Aims: The aim of this work was to investigate the impact of light modulation parameters on the degradation
of terephthalic acid, an organic model pollutant, within a heterogeneous photocatalytic system under visible light. For
this purpose, a fixed bed photocatalytic reactor, irradiated by white-light LEDs matrix controlled by a system for light
dimming, was used. The bed consisted of a nitrogen-doped titania photocatalyst deposited on polystyrene pellets.
Background: Wastewater containing TPA can be treated into conventional aerobic biological units. However, the
mineralization of TPA is slow and inefficient and its presence negatively influences the biodegradation efficiency because
this pollutant inhibits microbial growth. Nowadays, innovative technologies named advanced oxidation processes
(AOPs), such as heterogeneous photocatalysis with UV and visible light, ozonation, and Fenton oxidation, have
gained popularity for effective organic destruction of TPA from wastewater. The heterogeneous photocatalytic oxidation
process of the TPA under visible light is the most advantageous process in terms of both fixed and operating costs.
Objective: In this work, the successful application of light modulation techniques for degradation of TPA using a photocatalytic
system with supported visible active photocatalysts (N-doped TiO2) immobilized on polystyrene pellets is
reported. In particular, sinusoidal lighting has been used analyzing the influence of the period of oscillation and the
amplitude of light modulation on the reaction kinetics, in such a way as to minimize the times and energy costs for the
Methods: To evaluate the influence of light modulation on the efficiency of the TPA removal, a discontinuous system
composed of a Recirculating Photocatalytic Fixed Bed Reactor (RPFBR) irradiated by a matrix of white light LEDs
was used. The flat geometry of the photoreactor guarantees the efficient excitation of the photocatalyst. An amount of
250 mL of aqueous solution with the initial TPA concentration of 12.5 ppm was applied in the photocatalytic tests lasting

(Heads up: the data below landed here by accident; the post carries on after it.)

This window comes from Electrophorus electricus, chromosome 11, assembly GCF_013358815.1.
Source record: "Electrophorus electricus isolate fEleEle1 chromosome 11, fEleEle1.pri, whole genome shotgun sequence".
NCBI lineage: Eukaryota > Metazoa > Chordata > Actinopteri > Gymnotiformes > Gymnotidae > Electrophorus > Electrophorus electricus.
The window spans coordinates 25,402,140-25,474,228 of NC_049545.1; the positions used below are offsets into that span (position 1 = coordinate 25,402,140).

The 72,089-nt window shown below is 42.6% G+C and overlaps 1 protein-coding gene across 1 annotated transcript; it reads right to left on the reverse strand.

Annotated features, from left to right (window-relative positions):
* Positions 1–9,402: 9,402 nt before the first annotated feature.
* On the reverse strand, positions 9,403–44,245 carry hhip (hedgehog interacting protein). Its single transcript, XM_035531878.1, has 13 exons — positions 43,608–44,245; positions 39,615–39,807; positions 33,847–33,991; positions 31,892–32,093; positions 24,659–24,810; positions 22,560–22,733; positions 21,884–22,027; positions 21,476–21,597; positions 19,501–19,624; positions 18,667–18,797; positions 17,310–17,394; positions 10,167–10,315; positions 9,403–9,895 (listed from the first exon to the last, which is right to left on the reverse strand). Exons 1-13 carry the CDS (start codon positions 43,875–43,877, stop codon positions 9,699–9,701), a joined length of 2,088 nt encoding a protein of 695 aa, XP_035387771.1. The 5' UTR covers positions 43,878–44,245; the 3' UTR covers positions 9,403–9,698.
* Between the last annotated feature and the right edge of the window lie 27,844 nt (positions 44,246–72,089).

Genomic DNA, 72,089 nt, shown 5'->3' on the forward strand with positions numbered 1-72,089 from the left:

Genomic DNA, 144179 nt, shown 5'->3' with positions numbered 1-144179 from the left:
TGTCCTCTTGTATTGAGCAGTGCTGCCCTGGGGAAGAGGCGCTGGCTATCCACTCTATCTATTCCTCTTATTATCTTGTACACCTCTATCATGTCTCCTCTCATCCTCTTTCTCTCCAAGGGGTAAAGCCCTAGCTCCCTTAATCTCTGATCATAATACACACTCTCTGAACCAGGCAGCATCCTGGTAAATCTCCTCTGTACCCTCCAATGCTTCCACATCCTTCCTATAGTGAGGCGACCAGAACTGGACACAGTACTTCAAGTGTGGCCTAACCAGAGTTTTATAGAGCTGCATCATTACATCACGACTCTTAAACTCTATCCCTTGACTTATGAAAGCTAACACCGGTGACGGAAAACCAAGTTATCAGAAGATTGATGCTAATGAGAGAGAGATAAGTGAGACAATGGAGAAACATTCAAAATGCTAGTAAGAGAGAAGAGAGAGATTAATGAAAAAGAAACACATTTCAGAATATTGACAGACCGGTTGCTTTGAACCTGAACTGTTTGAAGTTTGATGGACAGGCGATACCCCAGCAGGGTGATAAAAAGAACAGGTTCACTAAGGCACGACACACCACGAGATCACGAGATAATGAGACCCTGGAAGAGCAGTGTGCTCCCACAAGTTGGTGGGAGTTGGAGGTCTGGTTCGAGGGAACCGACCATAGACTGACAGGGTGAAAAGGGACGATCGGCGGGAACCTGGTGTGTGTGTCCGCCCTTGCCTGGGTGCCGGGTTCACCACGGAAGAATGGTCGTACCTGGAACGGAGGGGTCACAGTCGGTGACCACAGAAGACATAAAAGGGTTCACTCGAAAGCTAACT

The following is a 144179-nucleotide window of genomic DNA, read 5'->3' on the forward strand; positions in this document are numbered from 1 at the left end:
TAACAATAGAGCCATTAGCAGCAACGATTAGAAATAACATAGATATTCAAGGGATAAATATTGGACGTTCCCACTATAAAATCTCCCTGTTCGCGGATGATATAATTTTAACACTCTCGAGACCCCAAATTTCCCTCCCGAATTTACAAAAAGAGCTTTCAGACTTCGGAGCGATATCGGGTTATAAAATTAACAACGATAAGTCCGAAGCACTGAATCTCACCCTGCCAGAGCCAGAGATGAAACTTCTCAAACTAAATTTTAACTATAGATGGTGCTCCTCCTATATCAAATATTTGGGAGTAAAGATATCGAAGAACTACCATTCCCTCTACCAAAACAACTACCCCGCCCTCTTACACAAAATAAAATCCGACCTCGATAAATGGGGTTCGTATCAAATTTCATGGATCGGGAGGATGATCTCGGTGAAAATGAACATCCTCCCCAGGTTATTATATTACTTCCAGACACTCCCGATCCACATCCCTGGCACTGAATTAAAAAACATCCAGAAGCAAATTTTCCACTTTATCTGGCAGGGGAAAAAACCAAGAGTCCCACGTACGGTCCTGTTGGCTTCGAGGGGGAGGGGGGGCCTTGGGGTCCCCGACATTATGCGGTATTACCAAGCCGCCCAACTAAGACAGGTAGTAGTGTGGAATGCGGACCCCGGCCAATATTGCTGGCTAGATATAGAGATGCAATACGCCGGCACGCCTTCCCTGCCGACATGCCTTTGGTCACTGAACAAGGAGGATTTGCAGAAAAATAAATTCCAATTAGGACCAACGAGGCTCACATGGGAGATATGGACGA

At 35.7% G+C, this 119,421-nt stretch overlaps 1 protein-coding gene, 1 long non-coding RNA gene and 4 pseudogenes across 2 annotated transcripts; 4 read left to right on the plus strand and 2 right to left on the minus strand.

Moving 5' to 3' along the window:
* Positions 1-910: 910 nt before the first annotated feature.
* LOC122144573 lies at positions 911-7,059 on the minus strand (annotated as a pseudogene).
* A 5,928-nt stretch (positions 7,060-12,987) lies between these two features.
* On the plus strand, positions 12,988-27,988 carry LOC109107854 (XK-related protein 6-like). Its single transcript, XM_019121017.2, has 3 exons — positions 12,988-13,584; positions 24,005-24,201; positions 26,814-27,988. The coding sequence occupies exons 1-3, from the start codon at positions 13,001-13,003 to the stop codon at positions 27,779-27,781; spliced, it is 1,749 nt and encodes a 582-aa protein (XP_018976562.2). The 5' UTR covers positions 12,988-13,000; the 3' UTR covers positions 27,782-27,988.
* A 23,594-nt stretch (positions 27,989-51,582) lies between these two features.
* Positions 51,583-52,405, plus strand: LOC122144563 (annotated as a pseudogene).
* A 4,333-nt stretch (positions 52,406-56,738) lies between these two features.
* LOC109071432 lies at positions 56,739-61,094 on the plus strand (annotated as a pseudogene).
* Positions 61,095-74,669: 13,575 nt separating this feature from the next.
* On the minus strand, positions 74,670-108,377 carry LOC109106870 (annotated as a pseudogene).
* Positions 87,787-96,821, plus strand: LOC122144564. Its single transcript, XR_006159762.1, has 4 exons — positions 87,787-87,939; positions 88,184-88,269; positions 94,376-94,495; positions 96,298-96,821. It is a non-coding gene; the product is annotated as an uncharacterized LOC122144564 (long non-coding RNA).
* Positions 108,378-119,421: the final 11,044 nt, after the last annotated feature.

180 min of irradiation fixed or sinusoidal modulated.
Results: The results show that the variation of the oscillation period of the sinusoidal modulation has a pertinent influence
on the photodegradation of TPA and a maximum value of the apparent kinetic constant, 0.0045 min-1 is found
when the period of oscillation is 0.24 s. The sinusoidal modulation with optimal amplitude occurs with current between
50-200 mA, that shows the highest value of the apparent kinetic constant equal to 0.0046 min-1. The optimal
sinusoidal modulation, as a consequence is with current between 50-200 mA and period of 0.24 s. From the data collected
from the tests, it is possible to evaluate the energy cost necessary to obtain the reduction of 90% of the terephthalic
acid in 1 m3 of polluted water for each modulation (E E/O), and compare these values with other tests for TPA
degradation reported in the literature. The internal comparison with the three systems of literature shows that the optima
sinusoidal modulation of LEDs matrix permits a strong reduction in the electrical energy consumption.
Conclusion: Photocatalytic tests have demonstrated the improvement of the process energy efficiency using the light
modulation technique. A further confirmation of the advantage of light modulation was obtained by comparing the
energy costs required for the abatement of 90% of the terephthalic acid in 1m 3 of the photocatalytic system. Finally, a
mathematical model for photocatalytic degradation of terephthalic acid within the recirculating fixed bed photocatalytic
reactor, irradiated by white-light LEDs was developed.